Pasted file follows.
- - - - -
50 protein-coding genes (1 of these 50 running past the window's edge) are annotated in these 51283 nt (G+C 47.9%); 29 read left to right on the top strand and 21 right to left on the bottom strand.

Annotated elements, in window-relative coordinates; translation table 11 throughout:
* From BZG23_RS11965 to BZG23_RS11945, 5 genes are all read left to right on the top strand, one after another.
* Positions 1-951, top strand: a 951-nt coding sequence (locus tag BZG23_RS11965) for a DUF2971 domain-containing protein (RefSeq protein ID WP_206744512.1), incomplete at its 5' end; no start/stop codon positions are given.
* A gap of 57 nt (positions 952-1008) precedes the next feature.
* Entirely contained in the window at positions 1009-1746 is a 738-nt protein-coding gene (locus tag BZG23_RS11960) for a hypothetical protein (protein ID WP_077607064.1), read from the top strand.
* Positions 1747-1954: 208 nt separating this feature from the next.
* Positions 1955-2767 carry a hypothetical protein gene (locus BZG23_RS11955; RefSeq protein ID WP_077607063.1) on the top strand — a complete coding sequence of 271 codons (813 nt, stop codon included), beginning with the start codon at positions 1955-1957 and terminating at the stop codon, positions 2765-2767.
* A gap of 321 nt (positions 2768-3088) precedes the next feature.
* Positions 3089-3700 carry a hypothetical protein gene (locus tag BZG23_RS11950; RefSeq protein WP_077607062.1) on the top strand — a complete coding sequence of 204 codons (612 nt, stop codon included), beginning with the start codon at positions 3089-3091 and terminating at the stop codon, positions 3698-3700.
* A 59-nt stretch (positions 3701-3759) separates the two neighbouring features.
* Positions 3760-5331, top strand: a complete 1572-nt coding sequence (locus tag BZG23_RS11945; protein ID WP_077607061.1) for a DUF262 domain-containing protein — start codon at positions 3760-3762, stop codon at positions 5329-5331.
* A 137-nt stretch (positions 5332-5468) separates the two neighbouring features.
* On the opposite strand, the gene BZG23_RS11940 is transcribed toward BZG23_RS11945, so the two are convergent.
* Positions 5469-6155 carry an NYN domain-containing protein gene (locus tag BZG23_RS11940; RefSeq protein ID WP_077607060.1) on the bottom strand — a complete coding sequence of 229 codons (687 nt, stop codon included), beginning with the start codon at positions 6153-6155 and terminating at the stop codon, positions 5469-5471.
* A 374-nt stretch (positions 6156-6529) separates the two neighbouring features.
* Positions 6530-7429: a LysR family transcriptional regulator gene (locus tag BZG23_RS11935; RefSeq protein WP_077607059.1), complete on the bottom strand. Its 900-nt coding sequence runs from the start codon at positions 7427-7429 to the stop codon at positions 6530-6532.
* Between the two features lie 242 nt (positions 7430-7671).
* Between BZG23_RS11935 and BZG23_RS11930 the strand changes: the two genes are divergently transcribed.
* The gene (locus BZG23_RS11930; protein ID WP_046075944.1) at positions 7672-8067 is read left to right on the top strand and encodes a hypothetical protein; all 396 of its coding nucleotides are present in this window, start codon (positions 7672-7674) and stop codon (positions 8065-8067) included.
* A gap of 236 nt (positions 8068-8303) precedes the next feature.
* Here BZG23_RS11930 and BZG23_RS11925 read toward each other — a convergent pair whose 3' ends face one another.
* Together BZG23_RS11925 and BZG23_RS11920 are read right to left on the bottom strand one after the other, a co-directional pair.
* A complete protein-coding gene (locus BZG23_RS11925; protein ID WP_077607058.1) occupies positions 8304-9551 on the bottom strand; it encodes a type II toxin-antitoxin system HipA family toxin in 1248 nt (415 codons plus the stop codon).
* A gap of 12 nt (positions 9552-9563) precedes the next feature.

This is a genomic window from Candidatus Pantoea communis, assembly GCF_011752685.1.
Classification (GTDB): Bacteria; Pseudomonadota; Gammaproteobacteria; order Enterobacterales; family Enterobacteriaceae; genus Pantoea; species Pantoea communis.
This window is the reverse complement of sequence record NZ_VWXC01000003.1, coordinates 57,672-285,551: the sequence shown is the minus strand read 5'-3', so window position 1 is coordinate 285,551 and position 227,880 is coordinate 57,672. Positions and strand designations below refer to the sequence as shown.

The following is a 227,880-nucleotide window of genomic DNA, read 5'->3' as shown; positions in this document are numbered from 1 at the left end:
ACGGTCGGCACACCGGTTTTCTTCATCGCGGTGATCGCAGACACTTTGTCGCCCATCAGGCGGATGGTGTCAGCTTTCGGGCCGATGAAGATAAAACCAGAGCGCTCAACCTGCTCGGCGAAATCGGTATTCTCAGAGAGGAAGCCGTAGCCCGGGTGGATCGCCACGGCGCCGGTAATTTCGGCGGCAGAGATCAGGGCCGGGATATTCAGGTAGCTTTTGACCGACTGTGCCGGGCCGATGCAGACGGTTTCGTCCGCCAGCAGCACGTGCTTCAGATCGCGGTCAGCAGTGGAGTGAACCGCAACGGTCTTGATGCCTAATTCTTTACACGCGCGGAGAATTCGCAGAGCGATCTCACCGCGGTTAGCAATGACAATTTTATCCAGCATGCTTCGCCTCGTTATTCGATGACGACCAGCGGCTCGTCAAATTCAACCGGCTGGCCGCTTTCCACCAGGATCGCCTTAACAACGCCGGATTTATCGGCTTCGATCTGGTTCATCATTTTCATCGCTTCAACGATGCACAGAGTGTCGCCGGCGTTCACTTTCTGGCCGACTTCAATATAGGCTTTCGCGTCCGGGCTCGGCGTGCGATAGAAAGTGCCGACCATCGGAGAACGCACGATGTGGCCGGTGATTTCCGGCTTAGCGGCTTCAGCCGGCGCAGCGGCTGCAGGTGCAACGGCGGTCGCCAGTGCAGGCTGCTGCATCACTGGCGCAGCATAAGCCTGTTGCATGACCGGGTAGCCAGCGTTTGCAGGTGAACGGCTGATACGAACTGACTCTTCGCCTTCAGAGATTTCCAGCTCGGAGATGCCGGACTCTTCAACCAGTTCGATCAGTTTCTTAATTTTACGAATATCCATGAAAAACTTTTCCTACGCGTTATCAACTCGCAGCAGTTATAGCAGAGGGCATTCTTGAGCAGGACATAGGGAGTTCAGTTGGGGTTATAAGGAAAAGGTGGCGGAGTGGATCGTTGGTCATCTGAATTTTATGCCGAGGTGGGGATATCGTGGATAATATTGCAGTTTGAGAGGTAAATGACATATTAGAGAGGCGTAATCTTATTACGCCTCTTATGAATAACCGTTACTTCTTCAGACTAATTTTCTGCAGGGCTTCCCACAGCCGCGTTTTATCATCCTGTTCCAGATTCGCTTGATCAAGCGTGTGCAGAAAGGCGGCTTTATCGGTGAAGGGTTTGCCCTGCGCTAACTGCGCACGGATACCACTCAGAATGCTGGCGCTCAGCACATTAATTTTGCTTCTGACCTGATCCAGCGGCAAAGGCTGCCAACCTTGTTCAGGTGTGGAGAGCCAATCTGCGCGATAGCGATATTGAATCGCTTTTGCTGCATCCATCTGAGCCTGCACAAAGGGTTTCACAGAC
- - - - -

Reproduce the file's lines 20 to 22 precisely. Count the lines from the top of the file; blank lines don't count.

* The gene (locus BZG23_RS11930; protein ID WP_046075944.1) at positions 7672-8067 is read left to right on the top strand and encodes a hypothetical protein; all 396 of its coding nucleotides are present in this window, start codon (positions 7672-7674) and stop codon (positions 8065-8067) included.
* A gap of 236 nt (positions 8068-8303) precedes the next feature.
* Here BZG23_RS11930 and BZG23_RS11925 read toward each other — a convergent pair whose 3' ends face one another.